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Thread: 134f total rebuild

  1. #21
    Super Moderator gmwillys's Avatar
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    $8,104 isn't a bad investment at all! Cheap for the amount of learning, theropy, and feeling of satisfaction from a job well done. Rest up my friend, for many a mile to be put on Magoo.

    Hardened seats and stainless valves are a wise investment. Then you can run unleaded fuel with no worries.

  2. #22
    Super Moderator LarrBeard's Avatar
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    Dollar Signs

    [QUOTE} Many would say hell could have bought one for less, [/QUOTE]

    No, in this case you have a bargain! Most carcasses on the Willys For Sale site are well into the $4500 to $6400 range.

    Magoo was a bargain in dollars and a treasure to all of us in experience.

  3. #23
    Super Moderator bmorgil's Avatar
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    Very nicely done for that price!

  4. #24
    Senior Member TJones's Avatar
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    Yes Sir Ira that is a Hell of a deal for what you turned out with, it is a first class rebuild.
    And Like Larry said half the ones for sale at the 45-6,400 range need a lot of work to make them presentable.

  5. #25
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    And lets see, 40 and hour for mechanics labor comes to....we won't go there. Yep it's not about the money, it's the satisfaction and the end product. Knowing you had a hand in all of it and knowing it's done right and having something not just everyone can have.

  6. #26
    Senior Member pelago's Avatar
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    still waiting on machine shop, decided to have them assemble the crak to block and that includes the seals, but waiting still

  7. #27
    Senior Member pelago's Avatar
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    www.gofastmotors.com

    update, these guys exceptionally busy, went there yesterday to talk in person. Must have been 30 engine blocks scattered around shop. 4, cyl, 6cyl. V8's all kinds. Owner and i went over block, seems to have a glaze which is pretty significant on the cyl walls a potential issue, they want me to replace the pistons with .020 over size. so here is plan now,
    New pistons, and rings
    new wrist pins (why not, in for a penny in for a pound)
    std rod bearings
    std crank bearings
    new (they install rear main seal)
    replace all of the ex valves with stainless, owner said if valves are stainless then hardened inserts not needed)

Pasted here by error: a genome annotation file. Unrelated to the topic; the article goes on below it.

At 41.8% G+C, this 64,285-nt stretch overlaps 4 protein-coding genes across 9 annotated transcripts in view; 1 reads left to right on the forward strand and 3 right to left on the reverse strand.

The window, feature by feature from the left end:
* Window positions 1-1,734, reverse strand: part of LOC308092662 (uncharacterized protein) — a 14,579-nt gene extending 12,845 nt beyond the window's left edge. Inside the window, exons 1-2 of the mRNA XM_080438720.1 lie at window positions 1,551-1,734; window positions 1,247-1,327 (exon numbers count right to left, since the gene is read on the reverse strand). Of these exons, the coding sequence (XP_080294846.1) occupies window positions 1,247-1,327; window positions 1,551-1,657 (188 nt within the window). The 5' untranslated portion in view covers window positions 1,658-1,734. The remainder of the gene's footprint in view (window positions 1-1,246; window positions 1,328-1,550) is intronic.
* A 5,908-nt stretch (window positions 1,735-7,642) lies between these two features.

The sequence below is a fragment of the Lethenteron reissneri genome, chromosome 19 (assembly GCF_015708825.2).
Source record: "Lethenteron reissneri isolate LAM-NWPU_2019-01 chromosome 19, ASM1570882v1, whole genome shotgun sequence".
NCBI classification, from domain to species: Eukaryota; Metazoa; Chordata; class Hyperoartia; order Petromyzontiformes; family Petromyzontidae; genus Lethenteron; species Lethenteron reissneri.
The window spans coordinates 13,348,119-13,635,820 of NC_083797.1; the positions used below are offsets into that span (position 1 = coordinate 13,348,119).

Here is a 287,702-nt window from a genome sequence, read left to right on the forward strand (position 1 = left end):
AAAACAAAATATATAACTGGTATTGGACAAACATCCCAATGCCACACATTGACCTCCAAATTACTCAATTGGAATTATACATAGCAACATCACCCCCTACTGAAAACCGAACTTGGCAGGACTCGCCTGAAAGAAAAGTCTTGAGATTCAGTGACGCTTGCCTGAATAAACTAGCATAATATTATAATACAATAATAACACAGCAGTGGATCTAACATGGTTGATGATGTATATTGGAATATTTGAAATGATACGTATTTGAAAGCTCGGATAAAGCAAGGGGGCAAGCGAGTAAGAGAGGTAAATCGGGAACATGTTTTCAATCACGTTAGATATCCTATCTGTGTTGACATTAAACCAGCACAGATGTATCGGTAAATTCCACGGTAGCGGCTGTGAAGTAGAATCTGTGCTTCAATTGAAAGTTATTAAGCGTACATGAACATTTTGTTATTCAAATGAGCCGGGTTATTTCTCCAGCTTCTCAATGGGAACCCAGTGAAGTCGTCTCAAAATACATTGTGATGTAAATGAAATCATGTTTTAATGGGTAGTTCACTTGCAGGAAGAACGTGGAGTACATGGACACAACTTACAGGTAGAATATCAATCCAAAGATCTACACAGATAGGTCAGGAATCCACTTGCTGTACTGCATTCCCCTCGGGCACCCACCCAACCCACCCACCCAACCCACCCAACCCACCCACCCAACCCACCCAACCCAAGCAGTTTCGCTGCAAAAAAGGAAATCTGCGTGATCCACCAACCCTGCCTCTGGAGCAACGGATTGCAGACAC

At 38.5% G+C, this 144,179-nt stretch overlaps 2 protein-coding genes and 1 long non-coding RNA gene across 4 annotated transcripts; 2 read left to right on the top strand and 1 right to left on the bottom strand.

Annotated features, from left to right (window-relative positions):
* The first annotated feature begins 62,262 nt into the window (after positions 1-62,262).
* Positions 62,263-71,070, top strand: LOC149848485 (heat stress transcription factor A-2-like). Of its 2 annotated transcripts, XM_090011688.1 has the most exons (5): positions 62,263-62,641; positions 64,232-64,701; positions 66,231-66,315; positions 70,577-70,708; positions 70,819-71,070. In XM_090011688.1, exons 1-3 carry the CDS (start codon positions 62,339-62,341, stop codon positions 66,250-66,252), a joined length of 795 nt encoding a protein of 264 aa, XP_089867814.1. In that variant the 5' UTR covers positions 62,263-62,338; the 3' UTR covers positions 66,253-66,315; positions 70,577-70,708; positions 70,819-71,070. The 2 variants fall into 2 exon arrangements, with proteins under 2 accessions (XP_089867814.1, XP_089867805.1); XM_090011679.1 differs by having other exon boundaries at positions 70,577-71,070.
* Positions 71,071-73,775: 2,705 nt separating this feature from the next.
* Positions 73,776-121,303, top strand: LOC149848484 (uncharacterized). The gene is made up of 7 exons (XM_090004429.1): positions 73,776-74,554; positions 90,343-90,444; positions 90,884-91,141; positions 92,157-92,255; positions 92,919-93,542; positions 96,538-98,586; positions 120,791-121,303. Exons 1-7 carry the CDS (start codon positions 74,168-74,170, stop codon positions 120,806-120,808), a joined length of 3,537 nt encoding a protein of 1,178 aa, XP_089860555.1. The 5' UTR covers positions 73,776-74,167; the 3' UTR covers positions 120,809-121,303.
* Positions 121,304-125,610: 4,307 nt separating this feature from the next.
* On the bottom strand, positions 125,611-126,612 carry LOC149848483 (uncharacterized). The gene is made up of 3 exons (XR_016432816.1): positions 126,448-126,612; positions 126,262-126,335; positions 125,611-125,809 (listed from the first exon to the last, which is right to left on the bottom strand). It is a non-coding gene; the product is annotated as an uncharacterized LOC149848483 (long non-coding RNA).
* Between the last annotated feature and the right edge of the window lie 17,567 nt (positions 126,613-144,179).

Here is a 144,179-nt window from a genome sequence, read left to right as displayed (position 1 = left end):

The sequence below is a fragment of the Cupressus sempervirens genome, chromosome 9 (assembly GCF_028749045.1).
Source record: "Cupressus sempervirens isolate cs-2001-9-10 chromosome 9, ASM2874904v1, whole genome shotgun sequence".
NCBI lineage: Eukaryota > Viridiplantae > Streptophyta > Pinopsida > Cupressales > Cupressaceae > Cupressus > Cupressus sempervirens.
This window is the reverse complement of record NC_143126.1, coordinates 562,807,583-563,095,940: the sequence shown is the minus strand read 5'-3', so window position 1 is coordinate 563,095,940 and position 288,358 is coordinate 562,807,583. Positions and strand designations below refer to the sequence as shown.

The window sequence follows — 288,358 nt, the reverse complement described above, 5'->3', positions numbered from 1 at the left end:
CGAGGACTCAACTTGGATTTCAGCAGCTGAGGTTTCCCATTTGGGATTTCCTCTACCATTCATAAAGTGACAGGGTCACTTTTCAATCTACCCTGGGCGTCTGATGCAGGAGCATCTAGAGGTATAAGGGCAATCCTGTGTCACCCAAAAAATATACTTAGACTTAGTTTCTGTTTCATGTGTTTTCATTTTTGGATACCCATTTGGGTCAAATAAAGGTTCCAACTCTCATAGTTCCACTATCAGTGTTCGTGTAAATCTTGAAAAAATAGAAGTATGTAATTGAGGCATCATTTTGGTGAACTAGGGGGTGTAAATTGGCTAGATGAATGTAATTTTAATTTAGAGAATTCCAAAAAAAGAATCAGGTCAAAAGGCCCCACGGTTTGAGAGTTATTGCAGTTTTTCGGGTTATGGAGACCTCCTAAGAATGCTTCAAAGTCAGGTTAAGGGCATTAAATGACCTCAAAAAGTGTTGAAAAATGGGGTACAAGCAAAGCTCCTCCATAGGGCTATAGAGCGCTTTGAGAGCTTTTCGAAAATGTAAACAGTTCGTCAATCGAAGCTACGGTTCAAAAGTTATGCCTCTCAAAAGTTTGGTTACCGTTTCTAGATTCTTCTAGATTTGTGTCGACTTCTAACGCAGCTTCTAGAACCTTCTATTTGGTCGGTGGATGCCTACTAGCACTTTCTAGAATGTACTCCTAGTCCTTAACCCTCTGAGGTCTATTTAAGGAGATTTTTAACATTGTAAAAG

he also told me that he could not install inserts anyway. his machine will not handle this block "TOO TALL" he needed a 60 year old grinding machine to do it
    anyway that is where the rebuild is

    what causes cyl walls to glaze over like they sometimes do?

  8. #28
    Super Moderator LarrBeard's Avatar
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    "what causes cyl walls to glaze over like they sometimes do?"

    Quick answer - improper break-in. Running at too light a load and a constant speed for too long a time. On a freshly rebuilt cast iron engine like ours, hard acceleration and run at high RPM (hang in there in 2nd gear) alternating with lower RPM and load is the best way to keep walls from glazing up and getting a good break-in.

    https://www.onallcylinders.com/2018/...azing-get-rid/

    https://www.fischerpanda.com.sg/uplo...er_glazing.pdf

  9. #29
    Super Moderator bmorgil's Avatar
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    Usually as the ring seal begins to decrease through normal wear, the hot combustion gases seeping past the rings super heat the oil and the ring surface. When it gets to be significant it begins to "glaze" the cylinder wall with the residue left behind. The more the bore, Piston ring lands and rings wear, the more "Blow-by" burns to the cylinder wall. It is amazing with today's modern oils, rings and machining capabilities, how little you see glazing anymore except on very high mileage engines.
    Last edited by bmorgil; 07-18-2020 at 07:51 AM.

  10. #30
    Super Moderator bmorgil's Avatar
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    Larry we hit that at the same time! I am assuming it was not an improper break in or machining. I was thinking it is a typical used engine with some miles on it.

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